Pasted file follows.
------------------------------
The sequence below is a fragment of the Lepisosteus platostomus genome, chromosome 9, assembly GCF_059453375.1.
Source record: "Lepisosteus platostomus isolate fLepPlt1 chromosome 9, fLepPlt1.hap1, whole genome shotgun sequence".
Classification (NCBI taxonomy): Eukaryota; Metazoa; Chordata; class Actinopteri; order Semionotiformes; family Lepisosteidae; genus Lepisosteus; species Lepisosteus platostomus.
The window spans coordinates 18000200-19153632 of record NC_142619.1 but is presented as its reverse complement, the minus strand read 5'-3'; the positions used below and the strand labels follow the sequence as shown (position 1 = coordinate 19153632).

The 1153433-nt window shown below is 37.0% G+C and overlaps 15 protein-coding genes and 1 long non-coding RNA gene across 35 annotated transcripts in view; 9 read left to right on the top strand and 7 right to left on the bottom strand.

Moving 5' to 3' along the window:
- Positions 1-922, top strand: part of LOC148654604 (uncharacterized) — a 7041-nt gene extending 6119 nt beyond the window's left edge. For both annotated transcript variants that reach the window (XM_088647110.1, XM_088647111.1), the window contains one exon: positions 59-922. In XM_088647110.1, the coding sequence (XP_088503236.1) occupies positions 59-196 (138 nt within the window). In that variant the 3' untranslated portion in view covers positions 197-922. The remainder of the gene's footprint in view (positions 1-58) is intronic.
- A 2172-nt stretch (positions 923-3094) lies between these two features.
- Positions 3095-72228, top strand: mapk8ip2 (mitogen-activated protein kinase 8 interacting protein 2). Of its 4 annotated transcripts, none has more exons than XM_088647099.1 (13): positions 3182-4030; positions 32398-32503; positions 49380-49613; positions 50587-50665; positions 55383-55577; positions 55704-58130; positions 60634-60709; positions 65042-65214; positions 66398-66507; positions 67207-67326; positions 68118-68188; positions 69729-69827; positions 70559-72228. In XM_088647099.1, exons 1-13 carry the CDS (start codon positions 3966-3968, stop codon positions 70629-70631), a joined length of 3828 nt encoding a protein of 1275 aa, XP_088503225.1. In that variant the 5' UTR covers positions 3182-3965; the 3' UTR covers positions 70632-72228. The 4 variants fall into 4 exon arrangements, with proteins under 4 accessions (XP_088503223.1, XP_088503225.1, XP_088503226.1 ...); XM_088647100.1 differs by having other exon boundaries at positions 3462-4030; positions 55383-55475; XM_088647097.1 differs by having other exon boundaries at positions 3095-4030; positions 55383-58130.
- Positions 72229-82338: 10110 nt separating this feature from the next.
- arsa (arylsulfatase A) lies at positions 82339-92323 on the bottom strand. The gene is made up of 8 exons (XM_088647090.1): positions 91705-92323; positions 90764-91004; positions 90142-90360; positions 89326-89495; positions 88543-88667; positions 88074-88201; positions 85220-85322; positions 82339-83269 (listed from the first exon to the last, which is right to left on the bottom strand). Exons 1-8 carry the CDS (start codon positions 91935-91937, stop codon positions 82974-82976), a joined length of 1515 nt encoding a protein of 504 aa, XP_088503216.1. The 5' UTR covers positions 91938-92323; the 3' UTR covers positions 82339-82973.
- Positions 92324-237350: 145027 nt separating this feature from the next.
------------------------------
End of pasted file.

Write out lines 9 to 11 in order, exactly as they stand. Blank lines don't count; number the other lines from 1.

- Positions 3095-72228, top strand: mapk8ip2 (mitogen-activated protein kinase 8 interacting protein 2). Of its 4 annotated transcripts, none has more exons than XM_088647099.1 (13): positions 3182-4030; positions 32398-32503; positions 49380-49613; positions 50587-50665; positions 55383-55577; positions 55704-58130; positions 60634-60709; positions 65042-65214; positions 66398-66507; positions 67207-67326; positions 68118-68188; positions 69729-69827; positions 70559-72228. In XM_088647099.1, exons 1-13 carry the CDS (start codon positions 3966-3968, stop codon positions 70629-70631), a joined length of 3828 nt encoding a protein of 1275 aa, XP_088503225.1. In that variant the 5' UTR covers positions 3182-3965; the 3' UTR covers positions 70632-72228. The 4 variants fall into 4 exon arrangements, with proteins under 4 accessions (XP_088503223.1, XP_088503225.1, XP_088503226.1 ...); XM_088647100.1 differs by having other exon boundaries at positions 3462-4030; positions 55383-55475; XM_088647097.1 differs by having other exon boundaries at positions 3095-4030; positions 55383-58130.
- Positions 72229-82338: 10110 nt separating this feature from the next.
- arsa (arylsulfatase A) lies at positions 82339-92323 on the bottom strand. The gene is made up of 8 exons (XM_088647090.1): positions 91705-92323; positions 90764-91004; positions 90142-90360; positions 89326-89495; positions 88543-88667; positions 88074-88201; positions 85220-85322; positions 82339-83269 (listed from the first exon to the last, which is right to left on the bottom strand). Exons 1-8 carry the CDS (start codon positions 91935-91937, stop codon positions 82974-82976), a joined length of 1515 nt encoding a protein of 504 aa, XP_088503216.1. The 5' UTR covers positions 91938-92323; the 3' UTR covers positions 82339-82973.